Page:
Healthy Eating Section > Your Healthy Eating Investment

Your Healthy Eating Investment

These days everyone is talking about healthy eating. Have you ever wondered what exactly constitutes a healthy diet? 

Use the power of the Food Guide Pyramid to face the challenge of healthy eating the trick is to eat just the right amount and not too much. Remember, the food pyramid guideline varies according to the age and physical activity of the individual. Balance the food you eat with physical activity. So calling all Malaysians go for it!

Eat a variety of nutrient-rich foods. You need more than 40 different nutrients for optimal health and well-being. Remember, no single food supplies them all. You need to eat whole grain foods whenever possible. Wholemeal bread, wholemeal crackers, fruits and vegetables add fibre and valuable nutrients to our daily diet. 

Always make small and smart changes in your dietary food habits. This way you can gradually adjust to the changes and keep to it at least 80% of the time. Remember, 1 gram of fat gives you 9 calories while 1 gram of carbohydrate and protein gives you 4 calories. 

The nutrition information on the labels give you specific information about the calories and nutrients (such as fat, cholesterol, sodium, fibre and certain vitamins and minerals) on a single serving of the product. When shopping, use the nutrition labels as your guide to healthful eating. Also look out for the expiry date! You should also shop on a full stomach. This way you won't be tempted to buy extra goods or nibble on free samples. 

Realise that no matter where you eat or buy your foods, your favourite foods can still fit into a healthful eating lifestyle. Just balance the variety of foods. Sugar, for example, makes our food palatable and can be part of a healthful diet. However, you have to be aware of hidden sugars in your foods. 

In case you do snack, there is a variety of low- fat snacks available such as sandwiches, popiah basah, steamed yam cake, fruits, wholemeal biscuits, low fat yoghurt, unsweetened popcorn and many others. But snacks aren't meal replacers. Smaller portions are usually enough to take away between-meal hunger pangs without interfering with your mealtime appetite. 

Go for 5 servings of vegetables and fruits in your daily diet. Have a variety by choosing dark green leafy vegetables, fruit vegetables (eg tomatoes), sprouts and many more. Cook lightly with little oil and, when possible, eat raw.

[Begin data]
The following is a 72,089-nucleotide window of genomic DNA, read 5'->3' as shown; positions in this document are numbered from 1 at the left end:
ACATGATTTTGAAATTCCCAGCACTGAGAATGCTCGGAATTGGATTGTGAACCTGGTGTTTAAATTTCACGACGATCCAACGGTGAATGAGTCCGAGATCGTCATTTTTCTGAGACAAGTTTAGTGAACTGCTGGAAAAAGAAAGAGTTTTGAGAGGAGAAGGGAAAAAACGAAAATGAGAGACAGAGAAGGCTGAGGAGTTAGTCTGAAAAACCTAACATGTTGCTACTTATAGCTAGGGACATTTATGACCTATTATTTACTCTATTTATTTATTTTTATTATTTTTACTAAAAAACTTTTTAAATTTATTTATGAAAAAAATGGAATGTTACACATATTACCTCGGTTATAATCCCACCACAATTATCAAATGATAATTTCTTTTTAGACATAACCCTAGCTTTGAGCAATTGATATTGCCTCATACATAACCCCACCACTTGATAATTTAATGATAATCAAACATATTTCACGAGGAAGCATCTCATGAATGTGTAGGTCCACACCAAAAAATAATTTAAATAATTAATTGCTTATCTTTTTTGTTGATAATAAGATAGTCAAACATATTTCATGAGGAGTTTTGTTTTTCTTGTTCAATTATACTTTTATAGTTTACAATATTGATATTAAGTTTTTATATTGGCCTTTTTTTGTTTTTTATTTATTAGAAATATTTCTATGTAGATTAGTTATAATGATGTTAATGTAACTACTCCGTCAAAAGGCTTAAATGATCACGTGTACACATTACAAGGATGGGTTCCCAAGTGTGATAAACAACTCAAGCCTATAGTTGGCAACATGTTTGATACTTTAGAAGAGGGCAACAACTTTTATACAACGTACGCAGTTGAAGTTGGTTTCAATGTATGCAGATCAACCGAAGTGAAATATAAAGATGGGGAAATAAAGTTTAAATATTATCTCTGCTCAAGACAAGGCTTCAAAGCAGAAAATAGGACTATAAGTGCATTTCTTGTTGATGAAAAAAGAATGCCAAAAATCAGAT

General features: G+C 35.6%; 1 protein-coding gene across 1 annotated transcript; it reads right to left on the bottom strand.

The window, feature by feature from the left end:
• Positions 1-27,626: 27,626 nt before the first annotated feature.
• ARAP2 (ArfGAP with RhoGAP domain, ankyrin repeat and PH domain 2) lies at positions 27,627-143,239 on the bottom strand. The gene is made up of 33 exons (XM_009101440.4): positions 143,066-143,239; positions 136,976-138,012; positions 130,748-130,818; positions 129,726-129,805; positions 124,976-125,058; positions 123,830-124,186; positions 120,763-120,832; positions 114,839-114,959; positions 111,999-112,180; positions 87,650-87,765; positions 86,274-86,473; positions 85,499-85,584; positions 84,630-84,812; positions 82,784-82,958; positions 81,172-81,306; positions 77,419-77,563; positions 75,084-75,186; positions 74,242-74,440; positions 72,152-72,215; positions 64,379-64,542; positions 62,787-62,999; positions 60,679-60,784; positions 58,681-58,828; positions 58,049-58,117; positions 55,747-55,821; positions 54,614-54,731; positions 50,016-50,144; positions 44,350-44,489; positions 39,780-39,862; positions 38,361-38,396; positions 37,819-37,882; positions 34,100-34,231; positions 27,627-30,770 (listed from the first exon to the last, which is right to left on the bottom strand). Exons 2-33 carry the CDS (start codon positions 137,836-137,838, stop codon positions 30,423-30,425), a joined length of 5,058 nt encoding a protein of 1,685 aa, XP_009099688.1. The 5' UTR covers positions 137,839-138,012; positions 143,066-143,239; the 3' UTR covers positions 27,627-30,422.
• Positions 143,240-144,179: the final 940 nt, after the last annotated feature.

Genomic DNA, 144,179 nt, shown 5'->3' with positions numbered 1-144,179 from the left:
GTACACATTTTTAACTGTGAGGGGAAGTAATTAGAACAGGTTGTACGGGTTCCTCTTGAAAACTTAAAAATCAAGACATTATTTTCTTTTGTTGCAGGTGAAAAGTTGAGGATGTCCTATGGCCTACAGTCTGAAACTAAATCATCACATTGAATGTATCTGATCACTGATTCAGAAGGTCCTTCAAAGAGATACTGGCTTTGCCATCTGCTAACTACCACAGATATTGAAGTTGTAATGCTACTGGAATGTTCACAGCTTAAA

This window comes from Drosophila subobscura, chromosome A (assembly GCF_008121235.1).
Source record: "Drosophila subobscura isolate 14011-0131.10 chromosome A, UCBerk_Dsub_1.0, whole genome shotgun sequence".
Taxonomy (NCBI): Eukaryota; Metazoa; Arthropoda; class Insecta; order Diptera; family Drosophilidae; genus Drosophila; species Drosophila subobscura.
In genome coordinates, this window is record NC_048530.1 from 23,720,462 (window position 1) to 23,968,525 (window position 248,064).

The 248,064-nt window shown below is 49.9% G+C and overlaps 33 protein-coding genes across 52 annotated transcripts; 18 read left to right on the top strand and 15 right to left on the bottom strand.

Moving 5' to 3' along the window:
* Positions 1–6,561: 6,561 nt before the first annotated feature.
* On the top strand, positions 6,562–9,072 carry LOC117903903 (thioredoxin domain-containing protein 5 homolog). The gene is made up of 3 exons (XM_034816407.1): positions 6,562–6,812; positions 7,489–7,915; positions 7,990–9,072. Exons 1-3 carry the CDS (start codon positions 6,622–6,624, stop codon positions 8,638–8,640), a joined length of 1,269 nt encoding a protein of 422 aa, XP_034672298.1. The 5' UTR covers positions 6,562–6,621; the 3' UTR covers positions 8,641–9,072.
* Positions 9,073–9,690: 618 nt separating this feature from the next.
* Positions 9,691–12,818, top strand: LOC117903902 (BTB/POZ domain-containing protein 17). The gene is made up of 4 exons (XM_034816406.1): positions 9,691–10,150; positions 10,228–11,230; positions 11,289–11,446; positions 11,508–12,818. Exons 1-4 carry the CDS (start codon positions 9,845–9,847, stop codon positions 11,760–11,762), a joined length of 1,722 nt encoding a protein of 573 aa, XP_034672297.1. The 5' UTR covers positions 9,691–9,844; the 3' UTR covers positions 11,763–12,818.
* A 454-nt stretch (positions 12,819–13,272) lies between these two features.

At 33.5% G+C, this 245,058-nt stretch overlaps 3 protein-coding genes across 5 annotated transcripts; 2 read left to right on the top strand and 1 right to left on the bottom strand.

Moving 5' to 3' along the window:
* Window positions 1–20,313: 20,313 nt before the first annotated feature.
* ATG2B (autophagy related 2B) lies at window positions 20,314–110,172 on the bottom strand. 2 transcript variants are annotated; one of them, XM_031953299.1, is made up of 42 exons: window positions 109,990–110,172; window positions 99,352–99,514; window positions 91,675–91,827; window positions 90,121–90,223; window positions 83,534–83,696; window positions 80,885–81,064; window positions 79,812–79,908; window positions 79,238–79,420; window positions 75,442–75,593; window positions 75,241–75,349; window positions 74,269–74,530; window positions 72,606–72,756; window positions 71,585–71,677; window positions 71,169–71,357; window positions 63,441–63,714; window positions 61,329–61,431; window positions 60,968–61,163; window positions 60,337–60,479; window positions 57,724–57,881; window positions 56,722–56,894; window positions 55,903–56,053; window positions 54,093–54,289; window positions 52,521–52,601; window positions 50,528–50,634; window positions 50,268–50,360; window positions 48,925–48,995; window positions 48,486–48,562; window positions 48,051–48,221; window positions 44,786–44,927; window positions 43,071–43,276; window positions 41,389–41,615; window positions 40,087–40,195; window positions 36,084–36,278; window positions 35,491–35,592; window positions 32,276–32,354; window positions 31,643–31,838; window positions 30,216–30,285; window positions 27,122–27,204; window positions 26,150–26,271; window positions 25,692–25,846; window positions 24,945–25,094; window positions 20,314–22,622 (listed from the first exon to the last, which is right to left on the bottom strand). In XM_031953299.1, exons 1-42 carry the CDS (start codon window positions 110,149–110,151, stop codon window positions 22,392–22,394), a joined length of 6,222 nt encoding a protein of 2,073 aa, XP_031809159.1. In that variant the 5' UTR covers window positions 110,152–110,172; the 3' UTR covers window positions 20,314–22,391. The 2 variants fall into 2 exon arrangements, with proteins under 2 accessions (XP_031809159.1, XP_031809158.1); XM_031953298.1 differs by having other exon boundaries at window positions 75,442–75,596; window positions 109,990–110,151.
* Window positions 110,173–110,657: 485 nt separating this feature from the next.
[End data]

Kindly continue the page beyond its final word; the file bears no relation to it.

Have fun with exercises. Enjoy walking with your family. Climb up the steps. Walk to the shops. Wash the car yourself you exercise and save money. Do some gardening plant some vegetables. Plan active family vacations or weekends together. 

Set realistic goals for change towards wise eating. Know your intent. Change does not mean eliminating a certain food or food habit. It means focusing on moderation and balance. For example: 
Goal - Eat less fat. 
Steps - Reduce fried foods to twice a week. Use less or small amounts of santan in the cooking. Go easy on the spreads. Keep meat lean and eat chicken without skin. 

Moderation in food intake is the key to successful healthy eating habits. Eat high calorie foods in moderate amounts and balance them with nutrient-wise choices. Learn to control your portion sizes. Even calories in low- fat foods can tip your energy balance when the servings are bigger than what you really need. 

Ask for smaller portions when eating out. Find out how a particular dish is prepared. Check the menu description if in doubt. Don't be afraid to request for less oil in your fried noodles or roti canai. Mix and match your food. If you had a plate of fried noodles and teh tarik in the morning, make your lunch lighter by having an average serving of rice with a good serving of vegetables, a piece of ikan masak assam pedas and a slice of fruit. Complement the evening meal with a bowl of noodle soup with lots of vegetables, lean meat and a piece of fruit. 

Let's remember that rice, pasta, tubers, bread, noodles and other cereal products are low in fat and offer valuable nutrients and fibre. Remember to cook them with minimum amounts of fat. 

Ask a qualified dietitian or nutritionist for reliable food and nutrition information. Call the Malaysian Dietitian's Association or explore , the official website of the Nutrition Society of Malaysia. * Note to SEek & JR: NSM does not have call-in facilities. 

Yes! Be innovative while preparing different foods and try to modify your cooking methods. Try grilling, steaming, baking and roasting. Use natural flavours such as tamarind, soya sauces, garlic, ginger, onions, vinegar, curry powder, lemon grass or other spices and condiments. 

Set out (set out makes me think of primitive hunter-gatherer times; are we suggesting that readers should hunt for a skinless chicken with no fat? Then again, Malaysians will probably understand the statement ...) for lean meat, chicken without skin, prawns without the head and enjoy a variety of proteins. Include lentils, peas, beans and tofu which are good sources of protein, fibre and contain zero cholesterol. 

Limit your intake of high- fat salad dressings, fried foods, alcoholic beverages, processed meats, saturated fats such as butter, ghee and full cream cheese, and high- fat foods such as cakes, pastries and pies. It will benefit you a long way � healthwise. 

Your philosophy should be: An eating style that promotes fitness and health begins with me. I need to be a role model so that my family members will start eating the healthy way.

Eat Right Malaysia


- By Mary Easaw, Chief Dietitian of The National Heart Institute of Malaysia


Copyright Nutrition Society of Malaysia © 2016